Sixth, make a plan for 15 – 30 minute blocks. It is well known that most of us cannot concentrate more than 30 minutes on the same task. If you try to do more than that, you lose concentration and efficiency. You can either change tasks every 30 minutes, or take a short break (say 5 minutes) and go back to the same task. It is also important to force yourself to continue and concentrate on the same task for a predetermined length of time. Don’t check emails, phone messages, or go to the coffee machine!
Seventh, develop a habit. Certain things can be fixed at certain time slots and/or locations. A habit is great since it makes things more automated and therefore more efficient. For example, make a habit of going to the gym. Even you are very tired and can stay only 20 minutes because you worked late, you should still go to the gym. Change clothes, go to the floor, do a couple of workouts or step on a cardio machine for those 20 minutes. Eventually it will be a habit, and you feel funny if you don’t go to the gym. Once you are on the floor, you just work out without much thought.
Eighth, don’t aim for perfect, but measure twice! Many people procrastinate since it is not the best time to do something or the environment is not right. Ninety percent of the things we need to do can be done regardless of these concerns. Just do what you need to do. At the same time, however, you need to “measure twice,” before beginning it. If you make a mistake, it takes more than twice the time (you need to undo the task, and then redo it). First, you need to plan the task. Then rethink the process one more time before beginning. If something appears to not be right, you can change it there. For example, you are planning to go food shopping. However, it is one hour later than originally planned, running into heavy-traffic time and it has started snowing. If you now drive to the super market, you may be stuck in traffic for an extra hour. So change the plan, do other chores at home, and go shopping later.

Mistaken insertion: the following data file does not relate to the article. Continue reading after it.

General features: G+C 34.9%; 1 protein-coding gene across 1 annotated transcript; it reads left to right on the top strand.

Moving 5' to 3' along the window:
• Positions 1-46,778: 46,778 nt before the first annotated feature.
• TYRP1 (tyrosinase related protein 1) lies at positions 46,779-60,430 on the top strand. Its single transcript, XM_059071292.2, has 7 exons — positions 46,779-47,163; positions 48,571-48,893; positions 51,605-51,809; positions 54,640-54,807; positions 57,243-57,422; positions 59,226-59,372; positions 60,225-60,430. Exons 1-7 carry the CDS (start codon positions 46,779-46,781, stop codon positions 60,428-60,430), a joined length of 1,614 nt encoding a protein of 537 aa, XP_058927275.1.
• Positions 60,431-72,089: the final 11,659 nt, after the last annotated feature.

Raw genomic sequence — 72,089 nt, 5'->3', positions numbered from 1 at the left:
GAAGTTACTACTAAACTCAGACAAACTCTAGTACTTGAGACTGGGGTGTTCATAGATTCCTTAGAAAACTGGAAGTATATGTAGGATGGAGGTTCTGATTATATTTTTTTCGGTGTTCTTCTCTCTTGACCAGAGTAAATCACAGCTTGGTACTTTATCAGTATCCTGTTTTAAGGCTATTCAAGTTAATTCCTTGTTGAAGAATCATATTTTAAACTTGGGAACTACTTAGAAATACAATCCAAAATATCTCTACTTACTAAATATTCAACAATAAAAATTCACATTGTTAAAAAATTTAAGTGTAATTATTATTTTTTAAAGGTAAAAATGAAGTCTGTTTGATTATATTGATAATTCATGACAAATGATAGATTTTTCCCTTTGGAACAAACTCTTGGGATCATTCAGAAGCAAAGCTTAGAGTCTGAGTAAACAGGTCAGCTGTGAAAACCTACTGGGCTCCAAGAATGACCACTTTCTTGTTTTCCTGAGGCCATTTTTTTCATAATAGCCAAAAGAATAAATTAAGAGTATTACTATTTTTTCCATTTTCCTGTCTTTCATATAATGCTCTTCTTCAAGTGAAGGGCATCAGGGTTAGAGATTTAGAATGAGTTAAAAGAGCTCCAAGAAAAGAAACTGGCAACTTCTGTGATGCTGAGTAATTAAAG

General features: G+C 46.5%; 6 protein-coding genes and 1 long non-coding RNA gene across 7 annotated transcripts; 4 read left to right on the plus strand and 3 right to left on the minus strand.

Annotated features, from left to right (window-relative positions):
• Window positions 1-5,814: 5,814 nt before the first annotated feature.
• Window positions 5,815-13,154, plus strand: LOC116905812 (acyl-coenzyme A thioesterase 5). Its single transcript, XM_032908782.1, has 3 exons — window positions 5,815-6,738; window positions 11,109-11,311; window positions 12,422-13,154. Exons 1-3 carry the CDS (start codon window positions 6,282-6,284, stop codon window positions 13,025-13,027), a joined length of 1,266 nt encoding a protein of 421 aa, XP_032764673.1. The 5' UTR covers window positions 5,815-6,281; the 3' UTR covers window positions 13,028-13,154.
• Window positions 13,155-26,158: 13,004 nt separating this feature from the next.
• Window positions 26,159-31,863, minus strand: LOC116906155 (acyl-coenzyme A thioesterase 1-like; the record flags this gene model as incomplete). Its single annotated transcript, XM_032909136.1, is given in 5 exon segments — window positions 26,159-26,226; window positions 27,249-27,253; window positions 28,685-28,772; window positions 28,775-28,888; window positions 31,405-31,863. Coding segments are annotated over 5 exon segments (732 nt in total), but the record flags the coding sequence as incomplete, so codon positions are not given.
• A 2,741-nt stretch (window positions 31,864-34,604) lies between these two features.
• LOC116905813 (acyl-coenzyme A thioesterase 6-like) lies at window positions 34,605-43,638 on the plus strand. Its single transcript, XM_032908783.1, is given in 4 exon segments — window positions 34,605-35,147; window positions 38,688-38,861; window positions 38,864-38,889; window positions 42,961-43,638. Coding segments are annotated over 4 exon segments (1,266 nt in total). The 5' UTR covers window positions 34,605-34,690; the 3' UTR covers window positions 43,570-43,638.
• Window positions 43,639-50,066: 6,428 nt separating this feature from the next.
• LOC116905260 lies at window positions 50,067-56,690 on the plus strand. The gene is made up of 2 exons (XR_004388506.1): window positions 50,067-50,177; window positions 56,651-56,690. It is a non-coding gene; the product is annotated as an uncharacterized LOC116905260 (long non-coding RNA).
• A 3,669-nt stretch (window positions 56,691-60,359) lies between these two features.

Ninth, multi-task, but carefully choose what you do together. Most of us are already doing some kind of multi-tasking. We talk on the phone while walking or listen to music while reading a book. It is well-known that we cannot concentrate on more than a few things at the same time, and even if you are doing two things, if they are not combined appropriately, efficiency will suffer. Here is one way to save time at the gym without losing too much efficiency: Select two different muscle groups, and work them alternatively without taking breaks in between. For example, do a bicep workout first, then without taking a break, do a tricep workout, and back to a bicep workout. Doing this can cut your workout time in half, and you actually get more of a workout without taking a break between each set.
Tenth, rest. If you are not well-rested, efficiency will go down. A good night’s sleep is important, but it is also very important to take short breaks throughout the day, and take off a week or more from your work once in a while. Recharge yourself and enjoy life. It will energize you and your efficiency will go up!
The 4-Hour Workweek, Expanded and Updated: Expanded and Updated, With Over 100 New Pages of Cutting-Edge Content. Timothy Ferriss (Crown Archetype, 2009)
First Things First Stephen R. Covery et al (Free Press, 1996)
The 7 Habits of Highly Effective People Stephen R. Covery et al (Free Press, 2004)